Last updated February 7, 2019 at 10:32 am
VR thrill rides need more than technology to sell them, shows new study revealing riders want a story without the hype.
If creators don’t get virtual reality right for thrill rides the concept of VR as entertainment could be set back years; mirroring its habit of riding waves of popularity before falling into obscurity over the past two decades.
That’s the conclusion by QUT researcher Malcolm Burt, known as Dr Coaster, who is close to completing his PhD on what consumers want from VR entertainment experiences, including theme park rides and simulators. His findings so far are captured in ‘Burt’s VR Entertainment Primer’ (see below) and highlight that technology alone is not enough of a selling point.
“Despite most vendors promoting the technology as the drawcard, consumers have consistently and clearly stated they want more story,” said Mr Burt who completed his Research Masters on why rollercoasters exist and created the documentary, Signature Attraction.
“I find this is quite charming. It means that despite flashy technology, we haven’t changed that much from the cavemen and women we once were, sitting around the fire telling each other stories. However, it is also important to avoid being too ‘educational’ in that story-telling. It needs to be fun.
“Most people still don’t even know what VR is or what it means so sometimes it’s better to promote the experience by itself saying ‘Come fly over a volcano!’ or ‘Journey to the centre of the earth’ or ‘Take a trip to Mars’ rather than ‘Come try our new VR ride!’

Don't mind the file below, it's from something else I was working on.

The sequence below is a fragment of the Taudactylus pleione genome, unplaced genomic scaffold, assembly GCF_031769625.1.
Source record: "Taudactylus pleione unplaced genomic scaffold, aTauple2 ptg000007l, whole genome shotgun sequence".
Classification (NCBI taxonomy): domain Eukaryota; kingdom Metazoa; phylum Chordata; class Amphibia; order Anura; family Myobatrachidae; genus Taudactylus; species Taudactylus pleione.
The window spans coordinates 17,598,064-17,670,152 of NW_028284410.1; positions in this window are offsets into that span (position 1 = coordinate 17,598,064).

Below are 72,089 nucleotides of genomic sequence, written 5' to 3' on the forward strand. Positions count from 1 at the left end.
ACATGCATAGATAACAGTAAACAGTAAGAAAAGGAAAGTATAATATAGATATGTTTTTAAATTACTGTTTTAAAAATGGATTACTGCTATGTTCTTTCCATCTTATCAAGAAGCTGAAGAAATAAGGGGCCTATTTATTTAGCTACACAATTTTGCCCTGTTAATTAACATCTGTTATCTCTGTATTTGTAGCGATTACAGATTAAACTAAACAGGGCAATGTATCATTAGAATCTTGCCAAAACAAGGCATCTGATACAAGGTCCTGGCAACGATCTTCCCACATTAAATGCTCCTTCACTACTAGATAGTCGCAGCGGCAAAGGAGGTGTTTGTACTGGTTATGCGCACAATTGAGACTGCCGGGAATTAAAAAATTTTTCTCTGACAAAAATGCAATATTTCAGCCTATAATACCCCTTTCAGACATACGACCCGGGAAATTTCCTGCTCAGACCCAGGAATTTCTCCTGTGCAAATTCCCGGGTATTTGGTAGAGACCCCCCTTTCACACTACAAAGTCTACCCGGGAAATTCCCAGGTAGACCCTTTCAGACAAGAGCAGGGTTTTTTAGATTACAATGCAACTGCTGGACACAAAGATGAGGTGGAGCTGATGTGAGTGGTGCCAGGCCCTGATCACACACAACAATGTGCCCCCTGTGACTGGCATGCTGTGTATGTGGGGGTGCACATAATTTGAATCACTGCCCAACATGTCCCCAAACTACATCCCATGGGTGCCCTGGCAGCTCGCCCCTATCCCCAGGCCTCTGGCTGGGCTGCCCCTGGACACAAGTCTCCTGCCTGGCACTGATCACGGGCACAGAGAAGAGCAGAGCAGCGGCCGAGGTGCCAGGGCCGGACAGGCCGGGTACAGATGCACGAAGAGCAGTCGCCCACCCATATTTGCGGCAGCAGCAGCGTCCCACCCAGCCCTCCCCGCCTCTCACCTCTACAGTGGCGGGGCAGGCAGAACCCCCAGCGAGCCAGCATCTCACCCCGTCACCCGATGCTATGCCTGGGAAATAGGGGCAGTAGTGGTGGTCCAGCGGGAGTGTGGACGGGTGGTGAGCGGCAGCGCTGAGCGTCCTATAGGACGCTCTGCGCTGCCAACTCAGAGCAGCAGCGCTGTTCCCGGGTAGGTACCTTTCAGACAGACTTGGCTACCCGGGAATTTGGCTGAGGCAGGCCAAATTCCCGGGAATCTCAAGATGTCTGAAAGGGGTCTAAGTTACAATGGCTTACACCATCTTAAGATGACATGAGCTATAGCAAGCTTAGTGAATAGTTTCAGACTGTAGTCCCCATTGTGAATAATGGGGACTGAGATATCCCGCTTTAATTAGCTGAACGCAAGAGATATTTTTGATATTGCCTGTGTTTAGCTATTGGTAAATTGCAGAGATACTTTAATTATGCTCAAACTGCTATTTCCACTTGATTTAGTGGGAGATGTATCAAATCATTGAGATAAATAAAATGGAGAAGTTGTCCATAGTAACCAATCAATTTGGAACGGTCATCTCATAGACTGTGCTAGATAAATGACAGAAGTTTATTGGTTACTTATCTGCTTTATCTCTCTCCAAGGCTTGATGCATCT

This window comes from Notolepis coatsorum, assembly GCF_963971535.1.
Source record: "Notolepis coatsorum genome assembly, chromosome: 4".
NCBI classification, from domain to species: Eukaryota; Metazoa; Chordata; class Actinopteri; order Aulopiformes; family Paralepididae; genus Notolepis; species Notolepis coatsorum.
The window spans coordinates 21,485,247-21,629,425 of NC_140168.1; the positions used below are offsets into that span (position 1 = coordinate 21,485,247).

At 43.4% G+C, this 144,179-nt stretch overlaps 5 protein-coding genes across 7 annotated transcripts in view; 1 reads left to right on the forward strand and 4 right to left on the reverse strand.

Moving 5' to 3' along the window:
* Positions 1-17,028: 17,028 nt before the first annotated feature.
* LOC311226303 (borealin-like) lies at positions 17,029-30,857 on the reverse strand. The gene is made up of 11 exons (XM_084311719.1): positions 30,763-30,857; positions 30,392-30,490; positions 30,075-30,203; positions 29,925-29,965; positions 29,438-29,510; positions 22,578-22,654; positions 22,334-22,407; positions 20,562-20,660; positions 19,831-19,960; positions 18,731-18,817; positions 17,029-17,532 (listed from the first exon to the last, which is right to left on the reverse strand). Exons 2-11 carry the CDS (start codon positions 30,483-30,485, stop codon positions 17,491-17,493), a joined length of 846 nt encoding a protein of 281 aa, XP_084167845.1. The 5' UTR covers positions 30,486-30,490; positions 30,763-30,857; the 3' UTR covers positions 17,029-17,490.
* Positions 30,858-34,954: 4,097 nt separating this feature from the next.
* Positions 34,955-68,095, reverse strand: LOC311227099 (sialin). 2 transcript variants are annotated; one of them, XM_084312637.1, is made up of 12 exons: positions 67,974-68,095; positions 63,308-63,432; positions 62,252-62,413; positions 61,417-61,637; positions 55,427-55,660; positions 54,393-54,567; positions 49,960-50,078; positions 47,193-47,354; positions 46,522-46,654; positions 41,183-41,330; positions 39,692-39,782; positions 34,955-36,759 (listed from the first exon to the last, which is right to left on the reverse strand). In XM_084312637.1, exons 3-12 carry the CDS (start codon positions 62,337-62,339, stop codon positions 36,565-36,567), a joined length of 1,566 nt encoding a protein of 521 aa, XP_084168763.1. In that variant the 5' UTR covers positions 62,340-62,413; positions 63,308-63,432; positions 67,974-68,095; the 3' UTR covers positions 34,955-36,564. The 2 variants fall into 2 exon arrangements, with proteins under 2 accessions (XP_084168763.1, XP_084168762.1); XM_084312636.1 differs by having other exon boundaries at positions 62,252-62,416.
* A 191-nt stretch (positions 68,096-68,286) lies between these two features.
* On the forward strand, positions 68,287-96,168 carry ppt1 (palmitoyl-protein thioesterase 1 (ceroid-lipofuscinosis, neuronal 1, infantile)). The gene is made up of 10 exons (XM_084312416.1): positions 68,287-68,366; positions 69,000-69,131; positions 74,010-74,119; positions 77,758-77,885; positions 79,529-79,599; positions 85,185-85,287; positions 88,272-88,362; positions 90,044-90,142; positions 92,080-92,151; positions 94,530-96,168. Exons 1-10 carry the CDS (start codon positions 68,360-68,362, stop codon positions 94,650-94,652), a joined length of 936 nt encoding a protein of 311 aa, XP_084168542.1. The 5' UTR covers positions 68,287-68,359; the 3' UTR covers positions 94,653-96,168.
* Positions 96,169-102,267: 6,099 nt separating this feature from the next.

“During my Masters research I discovered that the main reason we love rollercoasters is because we are bored. People also love the notion of feeling scared without being in real danger.”
Mr Burt said his current research into VR had found consumers were concerned about the hygiene of sharing headsets with others, as well as having their hair or make-up messed up.
“Well-produced VR experiences make consumers lose track of time and place, yet many also feel self-conscious – after all, to people watching, you have a brick strapped to your face and appear to scream and wave your hands around for no apparent reason,” he said.
“Another potential obstacle for the future of VR in this form is that the experiences are often over-hyped, as is fairly typical of most theme park experiences. This can lead to disappointment and cynicism among patrons.
“The technology is evolving very rapidly and some of the attractions in development are stunning, but first impressions of VR rides – most of which have been rushed to market to capitalise on current interest – can have lasting negative effects on consumers.
“There is always the danger that VR, rather than becoming a regular and expected part of entertainment and amusement, will return to the fringes where it has lurked for more than 20 years.”
In the course of his research, Mr Burt has spent the past three years analysing virtual reality rides (where users go on real drop rides with headsets on so they are seeing an even scarier experience in their headsets), including virtual reality drop rides, virtual reality rollercoasters, simulators, and ‘room scale’ attractions.
In 2017, he was invited by German waterslide company Wiegand-Maelzer to consult on its world-first virtual reality waterslide concept, now installed at the Galaxy Water Park in Erding, Bavaria. Riders wear headsets and go down a real waterslide which ‘virtually’ transforms into a volcano.
“VR can trick the brain into believing it is danger, with every twist, turn and launch magnified to create an incredible adrenalin rush,” said Burt who has also developed a virtual reality app with a Swedish physicist called the Virtual Theme Park with Lund University in Sweden to teach physics to students by putting them on virtual rollercoasters and thrill rides with overlays of g-forces on top.